• Author's post-print may be used to update arXiv and RepEC
    • Publisher's version/PDF cannot be used
    • Must link to publisher version with DOI
    • Author's post-print must be released with a Creative Commons Attribution Non-Commercial No Derivatives License
    • Publisher last reviewed on 03/06/2015
  • Classification
    ​ green

Publications in this journal

  • [Show abstract] [Hide abstract]
    ABSTRACT: Flavonoid is a key factor for the tolerance to cadmium in plants. Concentration-dependent kinetics experiment was conducted to investigate the influence of flavonoid amendment on the Cd(2+) uptake in Avicennia marina (Forsk) Vierh. roots. We found that compared with the control, saturation concentration and maximal absorption rate of Cd was higher under flavonoid amendment (p<0.05). When roots were exposed to ion transport inhibitor (LaCl3), flavonoid amendment also facilitated Cd transport in roots. Flavonoids had no influence on Cd(2+) uptake in root cell walls. In conclusion, flavonoids enhance the tolerance to Cd and have a significant stimulative effect on symplasm transport of Cd in A. marina roots. Ca(2+)-channel was not the unique means of symplasm transport for Cd(2+) absorption. Copyright © 2015 Elsevier Inc. All rights reserved.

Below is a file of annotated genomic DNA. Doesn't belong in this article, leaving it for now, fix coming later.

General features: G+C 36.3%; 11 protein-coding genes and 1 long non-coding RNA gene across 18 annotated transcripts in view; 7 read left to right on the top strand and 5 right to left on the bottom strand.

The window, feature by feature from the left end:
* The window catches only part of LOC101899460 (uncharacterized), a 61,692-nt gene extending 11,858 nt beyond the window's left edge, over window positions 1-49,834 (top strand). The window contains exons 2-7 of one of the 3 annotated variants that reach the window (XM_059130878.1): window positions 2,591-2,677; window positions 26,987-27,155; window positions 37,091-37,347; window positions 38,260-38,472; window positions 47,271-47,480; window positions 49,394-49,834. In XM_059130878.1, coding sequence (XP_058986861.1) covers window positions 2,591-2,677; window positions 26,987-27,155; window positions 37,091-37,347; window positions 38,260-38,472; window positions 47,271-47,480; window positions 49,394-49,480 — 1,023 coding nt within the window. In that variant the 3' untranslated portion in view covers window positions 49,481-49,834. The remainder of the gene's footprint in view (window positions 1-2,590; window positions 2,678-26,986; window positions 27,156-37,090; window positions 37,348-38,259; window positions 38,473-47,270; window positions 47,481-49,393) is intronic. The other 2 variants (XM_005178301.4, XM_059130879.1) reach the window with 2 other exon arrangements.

Ecotoxicology and Environmental Safety 10/2015; 120. DOI:10.1016/j.ecoenv.2015.05.004
  • [Show abstract] [Hide abstract]